By some luck I was invited on a tour of the Mable Dodge house/complex. I had been scheduled to give a talk to a group staying there for a class on travel journal sketching but the group got a chance to take the tour at the same time. Thus I was included and gave my talk after. This photo shows the main part of the house as it was designed by Tony Luhan, Mable’s Taos Pueblo native husband. He did a lot of beautiful and creative things with the adobe style of building.
I particularly admire the playfulness of these two square rooms at the top, the bedroom with windows all around, which I was able to visit last summer, and the room with the painted glass, which I’ve never been in.
Seeing this painting on glass 2 years ago gave me the practical idea that I could use the same technique to paint my two glass-paned front doors. The tour guide, Jane, mentioned the glass painting and said several different people, some famous artists, did the work, each pane an original.
This is the kind of charming detail that captures my imagination, part of a row of cut-out spaces in a wall that gives lightness to it, as well as a tantalizing view into an area of the house that I believe was for guests. Our tour was mostly outside. At the end we all sat around in what was the living room listening to our guide tell her informed version of the story of Mable and Tony’s life in Taos.
We were taken around to the back of the house, along the wall with the green lattice windows in the wall, to discuss the border line between the property on which the house sits and the Taos Pueblo land. According to the Pueblo the assumed property line was originally calculated incorrectly and there are special arrangements by which some of the guest houses continue to be bought and sold and occupied. There was a road along this fence which allowed trucks to drive up and unload at a back door entrance to the main house, but that use has been discontinued due to conflict with the Pueblo over the property line.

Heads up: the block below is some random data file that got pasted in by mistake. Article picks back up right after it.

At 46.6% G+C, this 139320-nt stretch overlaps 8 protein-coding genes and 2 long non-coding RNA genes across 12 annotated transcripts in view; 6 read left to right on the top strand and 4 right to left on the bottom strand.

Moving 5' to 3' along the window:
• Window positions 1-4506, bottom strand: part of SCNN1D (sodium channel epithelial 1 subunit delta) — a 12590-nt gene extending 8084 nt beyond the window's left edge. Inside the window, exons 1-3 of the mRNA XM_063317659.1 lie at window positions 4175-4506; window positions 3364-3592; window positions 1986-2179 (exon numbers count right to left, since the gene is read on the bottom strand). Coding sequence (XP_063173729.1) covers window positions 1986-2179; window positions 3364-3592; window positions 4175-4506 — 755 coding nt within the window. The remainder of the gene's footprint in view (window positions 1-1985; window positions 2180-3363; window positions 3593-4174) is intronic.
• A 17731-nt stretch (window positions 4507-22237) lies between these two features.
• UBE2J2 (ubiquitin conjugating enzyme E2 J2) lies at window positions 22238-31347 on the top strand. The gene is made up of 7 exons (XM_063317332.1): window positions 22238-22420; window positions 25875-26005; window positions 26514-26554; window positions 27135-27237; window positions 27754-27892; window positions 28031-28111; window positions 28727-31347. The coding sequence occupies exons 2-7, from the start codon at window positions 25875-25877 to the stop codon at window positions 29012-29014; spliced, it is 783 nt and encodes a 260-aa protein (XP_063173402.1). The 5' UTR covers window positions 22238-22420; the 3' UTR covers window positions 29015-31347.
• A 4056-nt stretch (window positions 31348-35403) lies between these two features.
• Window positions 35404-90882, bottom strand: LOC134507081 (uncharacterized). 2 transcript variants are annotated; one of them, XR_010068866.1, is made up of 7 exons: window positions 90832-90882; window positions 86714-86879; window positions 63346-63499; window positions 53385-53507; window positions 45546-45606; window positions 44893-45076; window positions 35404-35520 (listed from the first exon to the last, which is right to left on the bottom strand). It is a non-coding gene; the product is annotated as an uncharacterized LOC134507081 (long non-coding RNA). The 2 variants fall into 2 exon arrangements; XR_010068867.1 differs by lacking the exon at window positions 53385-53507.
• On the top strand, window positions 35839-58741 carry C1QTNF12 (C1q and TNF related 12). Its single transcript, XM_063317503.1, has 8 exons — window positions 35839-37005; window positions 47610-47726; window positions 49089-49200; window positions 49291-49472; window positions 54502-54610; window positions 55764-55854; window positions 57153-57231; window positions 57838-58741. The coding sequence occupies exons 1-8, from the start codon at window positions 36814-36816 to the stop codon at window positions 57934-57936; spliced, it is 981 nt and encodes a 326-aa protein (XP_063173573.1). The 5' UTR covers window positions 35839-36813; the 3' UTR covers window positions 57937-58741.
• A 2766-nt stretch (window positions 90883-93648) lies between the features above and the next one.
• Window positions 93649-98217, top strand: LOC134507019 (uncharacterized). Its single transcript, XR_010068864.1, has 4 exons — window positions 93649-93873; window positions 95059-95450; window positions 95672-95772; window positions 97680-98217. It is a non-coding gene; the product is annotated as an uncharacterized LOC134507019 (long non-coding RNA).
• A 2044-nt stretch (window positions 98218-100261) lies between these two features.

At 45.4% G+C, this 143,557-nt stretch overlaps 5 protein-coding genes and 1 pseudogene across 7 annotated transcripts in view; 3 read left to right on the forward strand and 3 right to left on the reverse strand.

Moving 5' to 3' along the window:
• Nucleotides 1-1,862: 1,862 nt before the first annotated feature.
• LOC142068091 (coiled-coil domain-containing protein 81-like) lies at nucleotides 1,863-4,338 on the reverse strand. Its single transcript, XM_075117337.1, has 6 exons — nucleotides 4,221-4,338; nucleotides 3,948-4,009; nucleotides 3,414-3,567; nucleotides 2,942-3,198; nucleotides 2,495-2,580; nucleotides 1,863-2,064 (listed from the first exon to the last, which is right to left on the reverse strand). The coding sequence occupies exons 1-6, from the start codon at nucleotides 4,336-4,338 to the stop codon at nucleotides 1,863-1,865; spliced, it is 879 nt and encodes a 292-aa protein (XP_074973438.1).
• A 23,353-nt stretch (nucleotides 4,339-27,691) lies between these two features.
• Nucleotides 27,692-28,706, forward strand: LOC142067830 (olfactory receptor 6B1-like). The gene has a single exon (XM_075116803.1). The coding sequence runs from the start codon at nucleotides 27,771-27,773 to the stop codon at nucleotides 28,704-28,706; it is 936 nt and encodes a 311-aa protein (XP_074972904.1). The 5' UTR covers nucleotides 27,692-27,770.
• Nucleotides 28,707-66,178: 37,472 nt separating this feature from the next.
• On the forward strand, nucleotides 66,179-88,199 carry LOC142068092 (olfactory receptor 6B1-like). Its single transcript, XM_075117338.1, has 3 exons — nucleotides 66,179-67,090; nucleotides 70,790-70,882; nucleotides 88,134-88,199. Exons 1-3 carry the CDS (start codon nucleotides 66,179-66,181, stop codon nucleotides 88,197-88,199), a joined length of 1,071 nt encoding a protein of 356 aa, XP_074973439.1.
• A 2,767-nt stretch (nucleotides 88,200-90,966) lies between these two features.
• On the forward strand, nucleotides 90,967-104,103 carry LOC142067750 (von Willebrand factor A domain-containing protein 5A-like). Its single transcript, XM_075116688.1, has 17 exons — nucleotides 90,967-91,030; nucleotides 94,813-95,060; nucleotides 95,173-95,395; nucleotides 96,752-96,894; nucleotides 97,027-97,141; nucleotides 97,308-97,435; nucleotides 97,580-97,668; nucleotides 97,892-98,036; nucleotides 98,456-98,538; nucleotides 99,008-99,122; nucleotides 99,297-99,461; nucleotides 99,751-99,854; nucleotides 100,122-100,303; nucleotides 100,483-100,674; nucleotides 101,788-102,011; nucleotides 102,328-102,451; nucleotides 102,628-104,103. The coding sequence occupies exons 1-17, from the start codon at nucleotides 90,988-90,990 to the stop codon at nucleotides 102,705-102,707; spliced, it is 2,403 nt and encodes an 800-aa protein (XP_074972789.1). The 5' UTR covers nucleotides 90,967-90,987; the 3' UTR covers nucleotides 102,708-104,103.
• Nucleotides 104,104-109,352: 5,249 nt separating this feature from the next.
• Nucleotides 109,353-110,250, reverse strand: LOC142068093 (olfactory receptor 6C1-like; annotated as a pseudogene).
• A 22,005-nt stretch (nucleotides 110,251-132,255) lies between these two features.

While most Anglos feel Mable and Tony’s story is a valued part of Taos’ history, the people of the Pueblo were never very impressed by it for their own reasons. In some way we can see this boundary conflict as it moves along into present time as a symbol of the complexity that remains a part of Taos.
I mentioned last week the hollyhocks having their day in the sun here in downtown Taos. Well, as it’s turned out the sun has been brutally consistent lately, with daytime temps in the 90s. Here we see plants that are doing fine in the heat. They’re located beneath the innovative and new El Gamal sign across the lane from said restaurant. Beyond is a large parking lot that serves the shops on Dona Luz as well as the central Plaza a block away.
I believe this is a close up of one of the flowers in the previous shot. In the house where I grew up there were hollyhocks growing along the back fence each summer. No doubt this influences the emotional reaction I get when I see them to this day.
This is an unexpected siting of a very happy mullein plant growing in one of the beds at the Hanuman Temple. Mullein is more often found in the wild, ideally in places where it gets plenty of water. It has medicinal properties. Is good for lung issues. The leaves are softly hairy and can be used in lieu of toilet paper, or so I’m told. I’ve never tried it.
Happy first birthday on July 4th Charlotte!